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Freediving, also called breath-hold or apnea diving, is diving without benefit of a breathing apparatus. Freediving is a sport with several different competition categories such as diving with or without fins, weight-sleds, depth records set in the ocean and breath-holding records set in pools. There are both men and women’s competitions in professional freediving.
Freediving requires extreme physical fitness, mental discipline and training. While human brain cells do not tolerate periods of apnea longer than five minutes and can become damaged after just three minutes, an understanding of the body’s reflexes, combined with training, allows world-class professionals in freediving competitions to hold their breath up to nine minutes. This is due mainly to taking advantage of the mammalian diving reflex.
The mammalian diving reflex is a key factor in any freediving sport. When a person is submerged in water, certain processes naturally take over. Heart rate begins to slow. With practice, it can beat as little as four times per minute. Blood vessels constrict in the limbs, forcing blood into the body’s vital organs. At the same time, blood vessels in the lungs fill with plasma, reducing volume to prevent them from collapsing in on themselves.
When the heartbeat slows, the body saves energy. Air trapped in the lungs continues to oxygenate the blood. This extends the amount of time the body can safely go without breathing. However, because there is no respiration, carbon dioxide (CO2) builds in the bloodstream and muscles. The build-up of CO2 is a limiting factor in freediving. When the body becomes saturated with CO2, it trips an overwhelming reflexive response to breathe.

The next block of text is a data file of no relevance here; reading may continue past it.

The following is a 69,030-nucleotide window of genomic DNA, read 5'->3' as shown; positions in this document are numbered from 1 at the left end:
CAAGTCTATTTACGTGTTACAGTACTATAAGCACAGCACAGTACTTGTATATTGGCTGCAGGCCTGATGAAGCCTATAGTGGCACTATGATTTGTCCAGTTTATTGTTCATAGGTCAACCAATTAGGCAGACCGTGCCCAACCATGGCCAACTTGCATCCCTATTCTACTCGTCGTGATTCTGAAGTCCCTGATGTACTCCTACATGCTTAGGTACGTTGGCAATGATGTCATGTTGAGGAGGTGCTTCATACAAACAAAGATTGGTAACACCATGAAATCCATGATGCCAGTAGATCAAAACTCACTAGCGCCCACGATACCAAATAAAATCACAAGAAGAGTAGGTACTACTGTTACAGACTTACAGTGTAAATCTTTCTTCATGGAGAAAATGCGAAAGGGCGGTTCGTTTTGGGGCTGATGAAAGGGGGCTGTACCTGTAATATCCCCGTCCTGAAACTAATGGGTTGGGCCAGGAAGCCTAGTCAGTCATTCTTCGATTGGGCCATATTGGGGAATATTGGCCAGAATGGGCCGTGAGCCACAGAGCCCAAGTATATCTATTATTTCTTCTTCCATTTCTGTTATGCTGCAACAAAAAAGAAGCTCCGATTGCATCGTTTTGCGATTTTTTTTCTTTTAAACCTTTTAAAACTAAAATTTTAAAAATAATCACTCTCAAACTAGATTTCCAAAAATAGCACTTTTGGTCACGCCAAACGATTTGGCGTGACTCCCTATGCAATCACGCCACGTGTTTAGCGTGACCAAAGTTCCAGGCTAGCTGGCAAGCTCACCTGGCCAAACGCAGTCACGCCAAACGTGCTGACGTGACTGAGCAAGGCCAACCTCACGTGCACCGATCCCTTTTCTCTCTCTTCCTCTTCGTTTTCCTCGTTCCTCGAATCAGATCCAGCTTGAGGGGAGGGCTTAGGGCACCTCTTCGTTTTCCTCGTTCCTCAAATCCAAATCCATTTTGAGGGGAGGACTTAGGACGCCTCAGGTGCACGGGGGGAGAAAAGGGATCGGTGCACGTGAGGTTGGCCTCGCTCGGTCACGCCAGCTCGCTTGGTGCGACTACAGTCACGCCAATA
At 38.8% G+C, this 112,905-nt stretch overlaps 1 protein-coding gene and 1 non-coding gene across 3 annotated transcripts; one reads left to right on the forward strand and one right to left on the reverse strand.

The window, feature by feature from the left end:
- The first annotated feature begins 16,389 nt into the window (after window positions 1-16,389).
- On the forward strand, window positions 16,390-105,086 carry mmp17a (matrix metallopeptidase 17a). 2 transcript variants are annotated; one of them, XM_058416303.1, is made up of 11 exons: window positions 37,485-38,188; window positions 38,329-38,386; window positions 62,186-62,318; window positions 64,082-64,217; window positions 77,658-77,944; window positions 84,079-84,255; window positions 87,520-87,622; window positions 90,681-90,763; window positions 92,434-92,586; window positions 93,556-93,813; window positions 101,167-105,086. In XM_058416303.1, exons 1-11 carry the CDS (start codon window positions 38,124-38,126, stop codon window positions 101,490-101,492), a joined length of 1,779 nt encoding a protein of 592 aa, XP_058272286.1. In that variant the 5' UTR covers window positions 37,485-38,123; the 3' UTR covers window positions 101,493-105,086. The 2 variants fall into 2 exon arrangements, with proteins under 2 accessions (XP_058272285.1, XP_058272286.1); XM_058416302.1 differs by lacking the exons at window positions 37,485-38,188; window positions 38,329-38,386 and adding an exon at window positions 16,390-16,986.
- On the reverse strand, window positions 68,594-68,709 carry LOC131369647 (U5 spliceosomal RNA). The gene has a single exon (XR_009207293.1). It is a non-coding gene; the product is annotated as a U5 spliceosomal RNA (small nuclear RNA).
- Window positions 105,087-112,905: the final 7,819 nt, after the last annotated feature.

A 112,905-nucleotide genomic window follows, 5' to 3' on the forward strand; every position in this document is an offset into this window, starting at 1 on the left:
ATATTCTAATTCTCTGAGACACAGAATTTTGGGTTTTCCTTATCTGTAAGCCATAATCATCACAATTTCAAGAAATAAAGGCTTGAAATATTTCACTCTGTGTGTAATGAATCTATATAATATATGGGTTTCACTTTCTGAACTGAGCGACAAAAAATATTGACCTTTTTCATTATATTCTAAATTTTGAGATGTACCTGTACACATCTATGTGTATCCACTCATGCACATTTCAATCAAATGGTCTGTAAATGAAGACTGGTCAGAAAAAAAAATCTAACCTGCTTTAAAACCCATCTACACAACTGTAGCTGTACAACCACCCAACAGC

Inexperienced freedivers sometimes hyperventilate before freediving, believing this saturates the blood with oxygen, allowing a longer dive. In reality, it does not increase oxygen, but removes CO2 from the blood, simply delaying the reflexive need to breathe. This is extremely dangerous and even life threatening, as the body can run out of oxygen before the diver feels a need to take a breath. When this happens, the diver can black out underwater. Shallow water blackout is believed to be responsible for many drowning accidents.
Freediving is an exhilarating but potentially dangerous sport that can result in severe injury or death. Pressures on the body in deepwater freediving can reach 235 pounds per square inch (16.5 kilograms per square centimeter). Though freediving has roots that reach back over 4,000 years, when people often dived for pearls and food, today’s enthusiasts are encouraged to take professional classes to learn how to enjoy this extreme sport safely. For those that follow safety first, freediving can be a beautiful way to experience the ever-exotic underwater world.